Coca-Cola Enterprises reveals five-step pathway to ‘factory of the future’

Collaboration, effective data management and bridging the skills gap form key parts of a new five-step pathway to creating a sustainable 'factory of the future' in the UK food and drink industry, drawn up by soft-drinks bottler Coca-Cola Enterprises (CCE).

CCE has this week released the second white paper as part of its ongoing research project with Cranfield University. The paper outlines the five steps that food and drink businesses need to take to future-proof manufacturing processes and facilities by 2050.

In line with the findings, CCE has also launched a new £56m operational investment plan to ‘accelerate its journey towards sustainability’.

CCE’s group director of supply chain operations Steve Adams said: “Our research with Cranfield University has revealed valuable insights on how sustainability will evolve across the food and drink supply chain. Identifying five key pathways and suggested actions to support the sustainable journey to 2050 and beyond, is helping us shape how we think about the future of our own business.

“We’re excited to already be putting these actions into practice and have today launched a £56m investment plan as we continue our commitment to sustainable local manufacturing here in Great Britain. We hope others will embrace these pathways and visions for the future to help shape and transform the future of the sector towards more sustainable manufacturing.”

The white paper outlines the sustainability vision and roadmap that CCE will be following to implement sustainability into its manufacturing process. The company has already begun implementing part of the vision, with £356m spent over the past six years.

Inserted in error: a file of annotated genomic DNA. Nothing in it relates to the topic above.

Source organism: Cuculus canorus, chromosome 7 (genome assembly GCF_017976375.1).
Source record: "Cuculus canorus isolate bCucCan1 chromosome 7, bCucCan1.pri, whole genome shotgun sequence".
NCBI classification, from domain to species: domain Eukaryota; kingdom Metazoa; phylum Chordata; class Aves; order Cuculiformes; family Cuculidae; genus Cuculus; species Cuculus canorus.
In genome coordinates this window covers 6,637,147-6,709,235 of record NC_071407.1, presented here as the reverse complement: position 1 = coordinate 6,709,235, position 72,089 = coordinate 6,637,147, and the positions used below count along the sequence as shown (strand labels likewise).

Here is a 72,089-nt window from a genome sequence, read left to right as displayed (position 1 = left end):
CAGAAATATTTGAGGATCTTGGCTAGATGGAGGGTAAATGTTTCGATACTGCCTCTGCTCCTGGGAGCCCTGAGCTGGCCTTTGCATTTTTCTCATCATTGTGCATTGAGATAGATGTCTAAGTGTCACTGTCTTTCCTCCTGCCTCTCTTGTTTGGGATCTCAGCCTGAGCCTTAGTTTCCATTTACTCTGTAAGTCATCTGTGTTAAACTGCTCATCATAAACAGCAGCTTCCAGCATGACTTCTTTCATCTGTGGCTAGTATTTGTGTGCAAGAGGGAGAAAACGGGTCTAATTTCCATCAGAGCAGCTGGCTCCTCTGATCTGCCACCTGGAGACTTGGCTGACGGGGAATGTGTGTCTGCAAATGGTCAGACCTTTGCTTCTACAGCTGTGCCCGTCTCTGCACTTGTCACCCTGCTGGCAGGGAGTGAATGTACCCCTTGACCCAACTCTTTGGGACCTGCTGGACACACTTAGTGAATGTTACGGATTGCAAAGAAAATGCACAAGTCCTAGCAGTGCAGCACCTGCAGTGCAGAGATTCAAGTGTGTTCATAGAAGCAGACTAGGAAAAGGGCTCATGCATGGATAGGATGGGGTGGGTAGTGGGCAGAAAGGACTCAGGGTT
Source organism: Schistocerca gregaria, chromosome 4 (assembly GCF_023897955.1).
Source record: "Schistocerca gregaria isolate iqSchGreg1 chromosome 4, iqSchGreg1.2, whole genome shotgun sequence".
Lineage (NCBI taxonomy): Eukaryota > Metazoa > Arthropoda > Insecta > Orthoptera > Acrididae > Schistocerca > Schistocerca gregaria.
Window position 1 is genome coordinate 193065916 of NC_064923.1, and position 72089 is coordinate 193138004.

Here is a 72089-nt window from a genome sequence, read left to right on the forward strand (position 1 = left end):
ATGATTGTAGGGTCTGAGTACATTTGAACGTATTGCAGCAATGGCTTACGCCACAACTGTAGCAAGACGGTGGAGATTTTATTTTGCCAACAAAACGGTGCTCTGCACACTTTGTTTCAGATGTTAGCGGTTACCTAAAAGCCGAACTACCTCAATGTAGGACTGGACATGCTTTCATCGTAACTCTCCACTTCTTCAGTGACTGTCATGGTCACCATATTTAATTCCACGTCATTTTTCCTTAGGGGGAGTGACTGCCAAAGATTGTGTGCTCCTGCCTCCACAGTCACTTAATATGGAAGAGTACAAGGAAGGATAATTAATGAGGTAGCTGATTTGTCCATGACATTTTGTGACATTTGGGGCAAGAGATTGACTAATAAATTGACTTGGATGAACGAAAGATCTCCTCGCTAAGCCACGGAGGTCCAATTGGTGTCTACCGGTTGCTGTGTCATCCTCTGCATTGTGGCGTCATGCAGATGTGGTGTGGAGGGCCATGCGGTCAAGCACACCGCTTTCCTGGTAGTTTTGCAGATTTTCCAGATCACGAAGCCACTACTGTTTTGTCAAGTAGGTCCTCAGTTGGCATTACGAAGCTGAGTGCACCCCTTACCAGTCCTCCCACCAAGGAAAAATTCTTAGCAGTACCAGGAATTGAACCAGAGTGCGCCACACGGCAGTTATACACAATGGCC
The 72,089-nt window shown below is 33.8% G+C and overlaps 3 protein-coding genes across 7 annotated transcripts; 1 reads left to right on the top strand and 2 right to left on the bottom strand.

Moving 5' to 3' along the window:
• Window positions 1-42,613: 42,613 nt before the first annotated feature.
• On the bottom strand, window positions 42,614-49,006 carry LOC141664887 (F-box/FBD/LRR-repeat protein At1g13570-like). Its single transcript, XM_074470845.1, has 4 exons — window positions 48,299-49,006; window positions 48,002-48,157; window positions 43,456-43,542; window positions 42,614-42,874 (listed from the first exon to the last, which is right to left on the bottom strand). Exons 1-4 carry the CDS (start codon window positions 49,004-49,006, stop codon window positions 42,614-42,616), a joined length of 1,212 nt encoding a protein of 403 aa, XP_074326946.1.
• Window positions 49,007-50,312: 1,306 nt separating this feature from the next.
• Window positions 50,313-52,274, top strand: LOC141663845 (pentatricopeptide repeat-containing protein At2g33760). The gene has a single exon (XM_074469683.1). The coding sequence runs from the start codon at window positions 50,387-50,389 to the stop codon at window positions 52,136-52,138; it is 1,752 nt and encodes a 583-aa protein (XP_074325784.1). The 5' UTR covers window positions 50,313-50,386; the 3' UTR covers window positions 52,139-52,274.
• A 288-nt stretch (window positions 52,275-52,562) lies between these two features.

Five steps

The white paper suggests that companies should ‘anticipate the future’ by using big data and the Internet of Things to address resource productivity. CCE has already moved to address this through a £33m warehouse that will save more than 3,800 tonnes of CO2 a year by using big data to reduce road miles.

The second step detailed in the paper is ‘providing nutrition’ – CCE will be focusing on improving nutrition to align with package and labelling ethics and animal welfare. The Coca-Cola Life project has already been adapted to contain 45% less sugar as CCE primes itself for the effects of climate change on raw resources.

The third step, ‘sharing the benefits’, refers to collaboration within the food and drink sector to share intellectual property and co-create products that protects the environment. CCE has already started crowdsourcing ideas from innovation platform OpenIDEO to encourage better domestic recycling habits.

‘Inspiring the next generation’ is the fourth step – CCE will task itself with inspiring Generation Y – who are already looking to work with socially conscious companies – to bridge the skills gap that could arise with an increase in technology and innovation. In order to integrate better with future generations, CCE has invested £4m to encourage 390,000 young people to move into manufacturing careers.

The final element of the pathway is ‘joining forces’; uniting rival companies with customers and society to create a holistic approach to reducing key footprints. CCE has pledged to become an ‘agent on change’ in this regards and is already working with Keep Britain Tidy to launch research projects.

Circular navigation

The pathway forms the second part of CCE’s and Cranfield University’s ongoing research collaboration. The first part – revealed in June last year – offered up six key themes that the manufacturing industry would have to embrace in the shift to a sustainable economy, including big data, collaboration and resilience.

Both Coca-Cola and Cranfield have recently taken steps to accelerate the growth of circular economy in the manufacturing sector. CCE’s 2014/15 sustainability report includes a pledget to embrace a ‘more circular economy way of thinking’, as well as the commitment to 40% recycled or renewable materials for PET bottles. Meanwhile, Cranfield this month announced the launch of the world’s first ever circular economy Masters.

Matt Mace

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